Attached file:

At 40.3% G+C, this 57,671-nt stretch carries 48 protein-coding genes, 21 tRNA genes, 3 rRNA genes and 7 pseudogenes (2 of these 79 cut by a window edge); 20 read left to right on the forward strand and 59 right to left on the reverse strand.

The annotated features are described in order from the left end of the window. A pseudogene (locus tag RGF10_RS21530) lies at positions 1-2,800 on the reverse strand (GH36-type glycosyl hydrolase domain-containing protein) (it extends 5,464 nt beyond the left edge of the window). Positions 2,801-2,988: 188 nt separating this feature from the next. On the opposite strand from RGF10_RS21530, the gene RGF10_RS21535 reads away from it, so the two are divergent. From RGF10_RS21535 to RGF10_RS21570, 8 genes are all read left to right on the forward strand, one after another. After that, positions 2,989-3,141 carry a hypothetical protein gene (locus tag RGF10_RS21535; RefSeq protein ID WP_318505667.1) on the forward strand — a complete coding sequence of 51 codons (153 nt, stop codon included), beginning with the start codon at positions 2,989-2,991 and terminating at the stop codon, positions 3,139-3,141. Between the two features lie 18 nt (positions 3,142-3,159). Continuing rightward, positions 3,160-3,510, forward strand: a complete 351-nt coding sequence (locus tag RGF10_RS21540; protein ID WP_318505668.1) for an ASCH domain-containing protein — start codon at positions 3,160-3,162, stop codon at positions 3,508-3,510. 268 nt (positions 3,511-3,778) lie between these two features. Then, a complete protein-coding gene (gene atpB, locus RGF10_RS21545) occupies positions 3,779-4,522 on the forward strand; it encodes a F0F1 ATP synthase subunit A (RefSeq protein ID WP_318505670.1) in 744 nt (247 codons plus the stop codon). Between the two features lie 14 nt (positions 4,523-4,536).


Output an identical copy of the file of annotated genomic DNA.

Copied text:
At 40.3% G+C, this 57,671-nt stretch carries 48 protein-coding genes, 21 tRNA genes, 3 rRNA genes and 7 pseudogenes (2 of these 79 cut by a window edge); 20 read left to right on the forward strand and 59 right to left on the reverse strand.

The annotated features are described in order from the left end of the window. A pseudogene (locus tag RGF10_RS21530) lies at positions 1-2,800 on the reverse strand (GH36-type glycosyl hydrolase domain-containing protein) (it extends 5,464 nt beyond the left edge of the window). Positions 2,801-2,988: 188 nt separating this feature from the next. On the opposite strand from RGF10_RS21530, the gene RGF10_RS21535 reads away from it, so the two are divergent. From RGF10_RS21535 to RGF10_RS21570, 8 genes are all read left to right on the forward strand, one after another. After that, positions 2,989-3,141 carry a hypothetical protein gene (locus tag RGF10_RS21535; RefSeq protein ID WP_318505667.1) on the forward strand — a complete coding sequence of 51 codons (153 nt, stop codon included), beginning with the start codon at positions 2,989-2,991 and terminating at the stop codon, positions 3,139-3,141. Between the two features lie 18 nt (positions 3,142-3,159). Continuing rightward, positions 3,160-3,510, forward strand: a complete 351-nt coding sequence (locus tag RGF10_RS21540; protein ID WP_318505668.1) for an ASCH domain-containing protein — start codon at positions 3,160-3,162, stop codon at positions 3,508-3,510. 268 nt (positions 3,511-3,778) lie between these two features. Then, a complete protein-coding gene (gene atpB, locus RGF10_RS21545) occupies positions 3,779-4,522 on the forward strand; it encodes a F0F1 ATP synthase subunit A (RefSeq protein ID WP_318505670.1) in 744 nt (247 codons plus the stop codon). Between the two features lie 14 nt (positions 4,523-4,536).